Photo Challenge – Weather Vane Wednesday/North East, Maryland

This Indian Weather Vane with his bow is on top of the Old Mill Plaza in North East, Maryland. 

North East is a great small town near the Chesapeake Bay and the Elk Neck River. It is just minutes away from Elk Neck State Park and the Turkey Point Lighthouse.

Take a quick walk with me to Turkey Point Lighthouse.

Geriatri’x’Fotogallery – Weather Vane Ship
The 59 Club – The Upper Deck

The Photo Challenge: Each Wednesday, I post a photograph of a Weather Vane with a short description of where it can be found and any history connected to it. The main focus of the challenge is the photo of the Weather Vane and the location. The challenge can be Wordless if that is what you choose. If you would like others to see your post leave a link to your blog in the comment box. You can also tag the post #weathervaneweds. If you place a link to my post in your post you will create a pingback that will appear in the comment section. The challenge is open all week for comments and posts. Thanks so much for taking part in my challenge.

Many thanks to Cee, of Cee’s Photography, for including this challenge in her listing of WordPress Challenges. If you love challenges take a look at this page and while you are there check out some of Cee’s terrific posts. Thanks Cee!

Place – Elk Neck State Forest and Turkey Point Lighthouse

My husband and I camped last weekend in the Elk Neck State Park in Maryland. It is a favorite of ours. The Elk Neck Forest lies between the Elk Neck River and the Chesapeake Bay. We were able to take in the changing colors of Autumn as we hiked along the trail to the Turkey Point Lighthouse.

All men are just boys at heart! My husband taking a swing on one of the thick vines along the trail.


Here’s a quick minute slideshow of our hike to the Lighthouse.

When we reached the Turkey Point Lighthouse we came upon a group of bird watchers. It was fascinating to eavesdrop a bit on their conversation. They had spotted a blue-headed vireo in the trees. We tried to see the bird by looking in the direction they indicated, but without good binoculars it was impossible.

blue headed vireo

Blue Headed Vireo Photograph Courtesy of Flickr and Andy Reago/Chrissy McClaren

The drop off the side of the bluff is a high and a bit dizzying. There are NO GUARDRAILS whatsoever, and only a very few warning signs. I don’t know if I would take children to this area without having them firmly attached to my hand at ALL times. For a stunning look at the area watch this amazing video filmed by a drone. Spectacular! You will realize when viewing why I say hold onto your children.


The trail is surrounded by dense forest and undergrowth. The brambles provide shelter for hundreds and hundreds of birds. I said to my husband as we walked, “This place is atwitter with birds.” Hopefully due to the efforts of conservationists, banding and studying of the birds, their numbers will only increase over the coming years.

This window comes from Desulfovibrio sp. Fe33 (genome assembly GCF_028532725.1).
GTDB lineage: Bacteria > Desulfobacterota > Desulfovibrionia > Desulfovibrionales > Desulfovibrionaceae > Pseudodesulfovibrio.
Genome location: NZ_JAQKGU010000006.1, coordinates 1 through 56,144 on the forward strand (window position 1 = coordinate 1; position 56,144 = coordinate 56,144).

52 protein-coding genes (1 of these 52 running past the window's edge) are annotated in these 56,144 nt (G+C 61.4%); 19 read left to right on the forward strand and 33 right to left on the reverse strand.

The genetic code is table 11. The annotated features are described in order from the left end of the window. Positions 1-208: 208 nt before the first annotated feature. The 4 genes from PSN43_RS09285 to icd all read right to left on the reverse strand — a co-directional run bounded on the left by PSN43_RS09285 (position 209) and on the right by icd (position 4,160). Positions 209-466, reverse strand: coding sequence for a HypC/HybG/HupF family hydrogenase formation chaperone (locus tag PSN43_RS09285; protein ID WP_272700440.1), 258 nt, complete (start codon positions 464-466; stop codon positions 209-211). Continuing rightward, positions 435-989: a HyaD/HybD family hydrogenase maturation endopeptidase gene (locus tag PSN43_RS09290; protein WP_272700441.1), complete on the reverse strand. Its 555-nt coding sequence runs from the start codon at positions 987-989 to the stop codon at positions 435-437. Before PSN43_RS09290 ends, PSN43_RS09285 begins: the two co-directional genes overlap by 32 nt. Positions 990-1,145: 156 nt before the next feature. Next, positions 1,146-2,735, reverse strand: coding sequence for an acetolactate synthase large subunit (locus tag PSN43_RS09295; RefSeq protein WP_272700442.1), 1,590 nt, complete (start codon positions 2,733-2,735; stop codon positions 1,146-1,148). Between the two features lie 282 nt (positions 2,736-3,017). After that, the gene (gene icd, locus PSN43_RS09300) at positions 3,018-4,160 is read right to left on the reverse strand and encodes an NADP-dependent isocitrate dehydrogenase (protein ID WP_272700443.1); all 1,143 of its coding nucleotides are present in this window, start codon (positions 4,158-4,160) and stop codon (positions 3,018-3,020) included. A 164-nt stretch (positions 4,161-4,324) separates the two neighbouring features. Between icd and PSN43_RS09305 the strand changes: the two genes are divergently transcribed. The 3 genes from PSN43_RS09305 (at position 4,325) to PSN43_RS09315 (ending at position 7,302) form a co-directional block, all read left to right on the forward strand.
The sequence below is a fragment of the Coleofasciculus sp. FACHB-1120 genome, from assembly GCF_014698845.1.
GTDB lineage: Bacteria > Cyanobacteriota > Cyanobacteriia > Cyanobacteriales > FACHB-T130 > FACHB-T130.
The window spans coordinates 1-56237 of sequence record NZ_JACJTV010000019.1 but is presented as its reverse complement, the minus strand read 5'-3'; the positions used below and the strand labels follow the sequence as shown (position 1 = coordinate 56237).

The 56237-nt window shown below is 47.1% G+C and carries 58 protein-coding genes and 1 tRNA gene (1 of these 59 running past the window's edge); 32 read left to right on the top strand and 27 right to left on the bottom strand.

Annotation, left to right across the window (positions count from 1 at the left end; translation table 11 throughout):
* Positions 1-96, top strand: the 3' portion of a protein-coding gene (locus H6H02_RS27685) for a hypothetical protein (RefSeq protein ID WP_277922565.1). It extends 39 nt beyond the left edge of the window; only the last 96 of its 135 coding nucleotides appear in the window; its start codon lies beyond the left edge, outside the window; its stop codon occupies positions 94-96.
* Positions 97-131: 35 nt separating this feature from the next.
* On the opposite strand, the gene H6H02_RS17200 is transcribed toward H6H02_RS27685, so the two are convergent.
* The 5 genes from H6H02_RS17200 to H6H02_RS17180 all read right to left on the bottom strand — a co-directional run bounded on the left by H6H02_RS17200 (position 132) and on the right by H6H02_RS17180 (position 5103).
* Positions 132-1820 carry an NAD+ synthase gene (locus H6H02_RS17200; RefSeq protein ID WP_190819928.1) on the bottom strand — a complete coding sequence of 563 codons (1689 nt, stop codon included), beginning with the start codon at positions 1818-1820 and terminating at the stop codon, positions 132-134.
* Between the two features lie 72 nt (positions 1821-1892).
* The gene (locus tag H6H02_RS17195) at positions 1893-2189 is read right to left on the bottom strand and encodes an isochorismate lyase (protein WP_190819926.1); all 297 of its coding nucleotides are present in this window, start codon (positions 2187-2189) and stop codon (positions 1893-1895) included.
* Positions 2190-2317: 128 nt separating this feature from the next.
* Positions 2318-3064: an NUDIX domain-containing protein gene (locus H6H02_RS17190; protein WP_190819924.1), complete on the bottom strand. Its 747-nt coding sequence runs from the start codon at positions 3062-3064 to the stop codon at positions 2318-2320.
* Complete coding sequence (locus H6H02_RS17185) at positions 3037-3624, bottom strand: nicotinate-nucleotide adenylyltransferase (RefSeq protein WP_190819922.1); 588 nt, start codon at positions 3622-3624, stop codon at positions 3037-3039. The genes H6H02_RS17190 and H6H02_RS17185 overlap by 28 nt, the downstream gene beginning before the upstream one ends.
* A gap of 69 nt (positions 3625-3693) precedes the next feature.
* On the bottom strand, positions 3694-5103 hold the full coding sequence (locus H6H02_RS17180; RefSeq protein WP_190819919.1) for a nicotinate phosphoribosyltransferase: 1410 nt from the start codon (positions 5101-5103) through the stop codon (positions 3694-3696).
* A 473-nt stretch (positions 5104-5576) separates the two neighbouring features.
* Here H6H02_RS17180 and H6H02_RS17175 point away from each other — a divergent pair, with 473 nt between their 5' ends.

Prompt – Without the Clouds of Nine

Birdwatchers at Turkey Point On the Chesapeake


Daily Post – Local Color/“Imagine we lived in a world that’s all of a sudden devoid of color, but where you’re given the option to have just one object keep its original hue. Which object (and which color) would that be?”

I can do without ever being on the clouds of nine. Why? Because the blue of the sky is one of my favorite colors and also a favored object. I am content gazing upward, focusing my thoughts on the Creator of this magnificent expanse. There is peace of heart and mind in the blue transparency of the sky.

“The heavens declare the glory of God…”

~ Psalm 19:1

Here of a Sunday morning
My love and I would lie,
And see the coloured counties,
And hear the larks so high
About us in the sky.

Alfred Edward Housman, 1896

Place – Easter, Hart’s United Methodist Church, Northeast, Maryland

We have camped at Elk Neck State Park for years. As we drive from the town of Northeast, Maryland, toward the state park, we pass a small church on a hillside by the name of Hart’s United Methodist Church. We have taken pictures of the sweet church and its view, and we even stopped once for a yard sale. We always hope that one year when we camp in summer we will be able to attend a service in their Amphitheater set into the hillside. It has never worked out in the past, but this year Joe had off, and I mentioned to him, “Why don’t we camp and go to the Easter “Sonrise” Service at Hart’s Methodist Church. Everything worked out as we planned, and today, at 5:30 AM, our alarm went off, we drank a quick cup of coffee, and drove to the church. All my high expectations were met and then exceeded. The service was heartwarming, even though the seat was cool. The crowd was big. The pastors, Rev. Mary Browne and Rev. K.C. Lee, did an outstanding job of leading the hearts of all attending into true worship. The scripture reading was perfect, the sermon an invitation to bring Easter into our hearts yet a second time when we say to Jesus, “Master, Teacher…Lord.” The song, “He’s Alive,” sung by Jack Foreaker, also reminded us of the sacrifice and the promise of Christ’s death and resurrection. I feel blessed, and I am sure the blessing of the place will dwell in my memory for all my life. Thank you Hart’s Methodist congregation for sharing your place of worship with me today.

Hart’s United Methodist Church Amphitheater History